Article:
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Time and Tide Museum

Fishing boat by Barbara Ballard The Time and Tide Museum focuses on the history of Great Yarmouth but most especially its fishing heritage. Housed in the Grade II listed museum buildings where the herring were processed, it builds an authentic picture of the past. The smell of the smoked herring still lingers. Visitors to the museum can not only learn about the industry but see the original works and artefacts.

working in the brine tank by Barbara Ballard Fishing implements by Barbara Ballard Around the year 1000 what was to become the town grew from a small sandbank. As it expanded more people were attracted to the area, especially fishermen. Thus herring fishing began here as early as 1085. The herring were caught by drift netting, mostly in October when great shoals of them were found in the area. By the end of the 1200s herring was a favourite food in England. Wealth came to Yarmouth as a result. Demand grew and by the 1800s thousands of people were employed in the industry. Yarmouth’s herring industry was the largest in the world and the fish were shipped around the world.

Fisher girls from old photo by Barbara Ballard Boat by Barbara Ballard A great number of these people came from Scotland, and a market for pickled herring was developed. Scottish fisher girls were especially adept at gutting and packing the fish in barrels and salting them down.

Herring curing on a rack by Barbara Ballard Herring were taken to market and sold by auction. The herring then went to the pickling or smoking houses where they were rinsed and sorted. Racks where the herring were cured still hang in place in the museum. Once the herring were cured they were packed for shipment.

Herring shoals had virtually disappeared by 1966 due to overfishing and the industry came to an end. From the 1840s and continuing until after World War II, Great Yarmouth became a holiday resort with the advent of the railroads.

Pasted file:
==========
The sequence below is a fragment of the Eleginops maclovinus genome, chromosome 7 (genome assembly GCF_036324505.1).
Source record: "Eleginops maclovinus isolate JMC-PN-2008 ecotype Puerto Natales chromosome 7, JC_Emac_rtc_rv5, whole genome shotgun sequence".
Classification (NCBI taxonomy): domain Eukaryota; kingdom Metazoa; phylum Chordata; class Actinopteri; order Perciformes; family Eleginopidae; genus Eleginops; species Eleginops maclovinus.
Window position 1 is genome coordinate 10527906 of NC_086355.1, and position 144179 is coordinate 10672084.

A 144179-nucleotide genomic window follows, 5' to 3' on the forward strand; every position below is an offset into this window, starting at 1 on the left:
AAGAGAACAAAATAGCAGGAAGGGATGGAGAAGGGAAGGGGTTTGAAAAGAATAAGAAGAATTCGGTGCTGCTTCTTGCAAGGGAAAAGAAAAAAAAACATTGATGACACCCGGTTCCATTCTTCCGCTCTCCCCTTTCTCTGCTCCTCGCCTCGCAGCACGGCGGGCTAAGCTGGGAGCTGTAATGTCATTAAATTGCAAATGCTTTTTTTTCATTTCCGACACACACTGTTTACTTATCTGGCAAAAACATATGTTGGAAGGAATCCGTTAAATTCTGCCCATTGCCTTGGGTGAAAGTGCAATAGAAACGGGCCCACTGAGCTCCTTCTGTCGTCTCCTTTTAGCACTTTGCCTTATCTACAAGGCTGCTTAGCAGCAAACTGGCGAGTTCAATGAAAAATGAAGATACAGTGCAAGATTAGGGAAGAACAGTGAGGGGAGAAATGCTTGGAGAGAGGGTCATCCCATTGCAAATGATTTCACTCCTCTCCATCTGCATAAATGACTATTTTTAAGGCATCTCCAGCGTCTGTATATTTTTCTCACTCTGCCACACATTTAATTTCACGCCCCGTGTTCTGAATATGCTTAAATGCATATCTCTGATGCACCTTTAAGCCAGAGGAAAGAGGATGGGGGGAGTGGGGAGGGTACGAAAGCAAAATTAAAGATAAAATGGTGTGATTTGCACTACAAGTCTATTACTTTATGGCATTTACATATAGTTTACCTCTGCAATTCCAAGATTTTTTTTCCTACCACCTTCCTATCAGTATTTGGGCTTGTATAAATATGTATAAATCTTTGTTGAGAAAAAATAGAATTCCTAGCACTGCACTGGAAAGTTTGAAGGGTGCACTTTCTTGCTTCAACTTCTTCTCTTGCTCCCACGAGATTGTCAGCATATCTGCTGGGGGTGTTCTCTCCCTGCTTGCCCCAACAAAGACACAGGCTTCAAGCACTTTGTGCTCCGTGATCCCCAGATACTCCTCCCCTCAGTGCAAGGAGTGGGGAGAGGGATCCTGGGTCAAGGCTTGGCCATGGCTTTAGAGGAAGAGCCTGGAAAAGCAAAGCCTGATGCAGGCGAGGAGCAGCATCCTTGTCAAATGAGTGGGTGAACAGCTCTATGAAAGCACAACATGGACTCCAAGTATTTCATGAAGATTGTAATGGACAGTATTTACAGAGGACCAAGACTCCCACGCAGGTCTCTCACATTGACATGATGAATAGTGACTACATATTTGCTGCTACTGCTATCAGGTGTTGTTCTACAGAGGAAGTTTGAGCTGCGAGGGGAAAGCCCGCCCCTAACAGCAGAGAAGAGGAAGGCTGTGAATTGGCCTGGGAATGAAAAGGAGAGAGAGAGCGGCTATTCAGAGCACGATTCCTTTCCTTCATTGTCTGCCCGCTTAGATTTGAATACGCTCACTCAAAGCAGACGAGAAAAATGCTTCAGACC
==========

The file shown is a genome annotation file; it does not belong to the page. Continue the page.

Rowhouse interior by Barbara Ballard Rowhouse exterior by Barbara Ballard Row houses became a popular means of housing both the rich and poor, and the life in these houses is also depicted in the museum. World War II bombing destroyed most of the houses still in existence, however a few surviving row houses from the period can be visited.

There are many interesting artefacts to see in the museum and much fascinating information to discover. Plan on a minimum of two hours for your visit; three is better.

Visitor Information

Time and Tide Museum
Blackfriars Rd, Great Yarmouth
Tel. 0 1493 743 930
Open: Easter-end Oct, daily, 10am-5pm; Nov-March, Mon-Fri, 10am-4pm; Sat and Sun, noon-4pm
Audio guide; film shows; family activities; hands-on displays; café; use town parking
Website: Time and Tide Museum

Other Yarmouth Historic Attractions

Great Yarmouth Row III and Old Merchant’s Houses and Greyfriar’s Cloister
117 South Quay, Yarmouth; follow signposts to historic south quay
Directly behind Norfolk Nelson Museum
Tel. 0 1493 857 900
Open: April-end Sep, Mon-Fri, 11am-4pm; Greyfriar’s Cloister by pre arrangement only
English Heritage property; two 17th century row houses (presented as 1870 and 1942 time periods) collection of fittings and fixtures, plaster ceilings; shop; nearby Greyfriar’s is 13th century friary remains bombed in WWII; early 14th century wall paintings

Elizabethan House Museum
No. 4 South Quay, Great Yarmouth
Tel. 0 1493 745 526 or 0 1493 743 930
Open: April-first week Nov, Mon-Fri, 10am-4pm; Sat and Sun, noon-4pm
National Trust property; 1596 merchant house shows life 'upstairs and downstairs' in quayside house to Victorian times; Tudor costumes to dress in; toy room; walled garden; shop; special events; use town car parks
Web: Elizabethan House Museum

All photos © by Barbara Ballard

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